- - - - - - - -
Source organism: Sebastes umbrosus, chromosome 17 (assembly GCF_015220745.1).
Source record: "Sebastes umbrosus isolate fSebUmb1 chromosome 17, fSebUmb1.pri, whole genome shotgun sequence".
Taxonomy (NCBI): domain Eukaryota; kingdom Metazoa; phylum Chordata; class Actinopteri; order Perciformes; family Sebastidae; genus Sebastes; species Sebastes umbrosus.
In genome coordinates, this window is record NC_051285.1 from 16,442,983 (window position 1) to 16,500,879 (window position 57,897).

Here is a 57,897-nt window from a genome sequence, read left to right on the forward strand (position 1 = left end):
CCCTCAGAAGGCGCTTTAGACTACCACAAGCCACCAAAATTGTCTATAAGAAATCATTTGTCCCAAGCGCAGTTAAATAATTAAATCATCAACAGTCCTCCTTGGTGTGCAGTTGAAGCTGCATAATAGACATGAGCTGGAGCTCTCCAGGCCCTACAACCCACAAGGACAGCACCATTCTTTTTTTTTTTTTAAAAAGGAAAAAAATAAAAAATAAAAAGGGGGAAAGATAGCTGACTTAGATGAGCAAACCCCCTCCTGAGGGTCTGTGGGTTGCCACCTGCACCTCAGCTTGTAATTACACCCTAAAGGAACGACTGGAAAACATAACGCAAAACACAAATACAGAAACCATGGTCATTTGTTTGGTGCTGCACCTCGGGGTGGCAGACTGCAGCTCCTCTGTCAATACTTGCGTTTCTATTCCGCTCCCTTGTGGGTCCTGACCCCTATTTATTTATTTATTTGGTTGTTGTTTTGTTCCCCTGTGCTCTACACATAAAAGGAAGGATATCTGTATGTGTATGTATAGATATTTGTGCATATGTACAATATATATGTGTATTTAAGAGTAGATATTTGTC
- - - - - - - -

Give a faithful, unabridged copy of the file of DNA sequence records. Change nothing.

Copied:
Source organism: Sebastes umbrosus, chromosome 17 (assembly GCF_015220745.1).
Source record: "Sebastes umbrosus isolate fSebUmb1 chromosome 17, fSebUmb1.pri, whole genome shotgun sequence".
Taxonomy (NCBI): domain Eukaryota; kingdom Metazoa; phylum Chordata; class Actinopteri; order Perciformes; family Sebastidae; genus Sebastes; species Sebastes umbrosus.
In genome coordinates, this window is record NC_051285.1 from 16,442,983 (window position 1) to 16,500,879 (window position 57,897).

Here is a 57,897-nt window from a genome sequence, read left to right on the forward strand (position 1 = left end):
CCCTCAGAAGGCGCTTTAGACTACCACAAGCCACCAAAATTGTCTATAAGAAATCATTTGTCCCAAGCGCAGTTAAATAATTAAATCATCAACAGTCCTCCTTGGTGTGCAGTTGAAGCTGCATAATAGACATGAGCTGGAGCTCTCCAGGCCCTACAACCCACAAGGACAGCACCATTCTTTTTTTTTTTTTAAAAAGGAAAAAAATAAAAAATAAAAAGGGGGAAAGATAGCTGACTTAGATGAGCAAACCCCCTCCTGAGGGTCTGTGGGTTGCCACCTGCACCTCAGCTTGTAATTACACCCTAAAGGAACGACTGGAAAACATAACGCAAAACACAAATACAGAAACCATGGTCATTTGTTTGGTGCTGCACCTCGGGGTGGCAGACTGCAGCTCCTCTGTCAATACTTGCGTTTCTATTCCGCTCCCTTGTGGGTCCTGACCCCTATTTATTTATTTATTTGGTTGTTGTTTTGTTCCCCTGTGCTCTACACATAAAAGGAAGGATATCTGTATGTGTATGTATAGATATTTGTGCATATGTACAATATATATGTGTATTTAAGAGTAGATATTTGTC